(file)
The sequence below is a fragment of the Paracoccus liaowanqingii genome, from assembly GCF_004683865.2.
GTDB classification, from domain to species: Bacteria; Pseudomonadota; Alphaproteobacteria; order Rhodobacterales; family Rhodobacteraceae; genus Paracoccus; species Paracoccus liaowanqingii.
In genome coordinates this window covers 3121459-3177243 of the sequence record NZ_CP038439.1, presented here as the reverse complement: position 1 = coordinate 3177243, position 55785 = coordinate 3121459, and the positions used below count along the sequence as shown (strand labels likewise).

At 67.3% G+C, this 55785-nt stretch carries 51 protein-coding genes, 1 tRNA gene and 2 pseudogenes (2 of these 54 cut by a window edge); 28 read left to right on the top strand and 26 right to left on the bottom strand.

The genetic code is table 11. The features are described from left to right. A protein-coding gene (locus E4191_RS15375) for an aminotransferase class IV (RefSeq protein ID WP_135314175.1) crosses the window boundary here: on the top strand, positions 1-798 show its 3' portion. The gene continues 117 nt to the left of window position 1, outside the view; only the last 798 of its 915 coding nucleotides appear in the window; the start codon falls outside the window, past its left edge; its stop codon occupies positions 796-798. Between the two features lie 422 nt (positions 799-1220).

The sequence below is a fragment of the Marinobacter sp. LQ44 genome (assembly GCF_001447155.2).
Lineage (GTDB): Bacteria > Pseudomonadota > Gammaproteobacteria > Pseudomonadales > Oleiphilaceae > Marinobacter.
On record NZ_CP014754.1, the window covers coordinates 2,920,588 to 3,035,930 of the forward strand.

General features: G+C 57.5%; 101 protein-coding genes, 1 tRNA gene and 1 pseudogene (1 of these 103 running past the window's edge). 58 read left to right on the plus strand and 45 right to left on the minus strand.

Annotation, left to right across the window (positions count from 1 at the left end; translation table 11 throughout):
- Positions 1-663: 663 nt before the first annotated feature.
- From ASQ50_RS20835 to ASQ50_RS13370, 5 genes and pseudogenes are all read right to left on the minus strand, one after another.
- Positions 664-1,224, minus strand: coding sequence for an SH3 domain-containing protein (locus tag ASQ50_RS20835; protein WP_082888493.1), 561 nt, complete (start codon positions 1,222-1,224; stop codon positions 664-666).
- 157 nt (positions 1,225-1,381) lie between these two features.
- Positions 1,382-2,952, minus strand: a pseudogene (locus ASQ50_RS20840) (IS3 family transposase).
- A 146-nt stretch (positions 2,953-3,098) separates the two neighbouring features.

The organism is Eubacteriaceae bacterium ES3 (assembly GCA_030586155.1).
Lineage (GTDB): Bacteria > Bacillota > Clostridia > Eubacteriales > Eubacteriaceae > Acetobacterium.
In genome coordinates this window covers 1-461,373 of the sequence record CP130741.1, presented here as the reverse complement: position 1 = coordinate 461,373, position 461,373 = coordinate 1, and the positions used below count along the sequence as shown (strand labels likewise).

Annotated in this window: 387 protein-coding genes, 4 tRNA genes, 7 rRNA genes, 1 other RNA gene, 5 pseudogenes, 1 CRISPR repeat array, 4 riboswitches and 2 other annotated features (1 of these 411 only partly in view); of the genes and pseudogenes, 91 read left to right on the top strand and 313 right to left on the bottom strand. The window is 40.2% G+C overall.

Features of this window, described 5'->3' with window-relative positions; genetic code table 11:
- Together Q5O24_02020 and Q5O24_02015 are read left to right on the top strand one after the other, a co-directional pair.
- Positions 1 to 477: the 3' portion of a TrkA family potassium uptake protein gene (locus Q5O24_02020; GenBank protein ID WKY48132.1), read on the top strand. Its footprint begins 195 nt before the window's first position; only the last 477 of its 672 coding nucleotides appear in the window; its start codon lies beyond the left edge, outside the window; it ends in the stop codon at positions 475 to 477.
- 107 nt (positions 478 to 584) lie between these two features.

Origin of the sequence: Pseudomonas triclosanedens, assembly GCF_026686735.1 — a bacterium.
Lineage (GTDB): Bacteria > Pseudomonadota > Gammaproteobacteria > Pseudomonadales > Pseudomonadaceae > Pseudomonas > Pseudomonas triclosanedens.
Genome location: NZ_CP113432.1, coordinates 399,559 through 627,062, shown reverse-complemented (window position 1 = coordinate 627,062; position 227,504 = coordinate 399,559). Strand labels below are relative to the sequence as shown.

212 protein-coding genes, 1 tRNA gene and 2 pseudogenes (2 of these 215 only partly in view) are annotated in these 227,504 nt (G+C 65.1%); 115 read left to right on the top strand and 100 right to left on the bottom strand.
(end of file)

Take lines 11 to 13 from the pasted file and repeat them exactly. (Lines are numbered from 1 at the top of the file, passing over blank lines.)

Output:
- Positions 1-663: 663 nt before the first annotated feature.
- From ASQ50_RS20835 to ASQ50_RS13370, 5 genes and pseudogenes are all read right to left on the minus strand, one after another.
- Positions 664-1,224, minus strand: coding sequence for an SH3 domain-containing protein (locus tag ASQ50_RS20835; protein WP_082888493.1), 561 nt, complete (start codon positions 1,222-1,224; stop codon positions 664-666).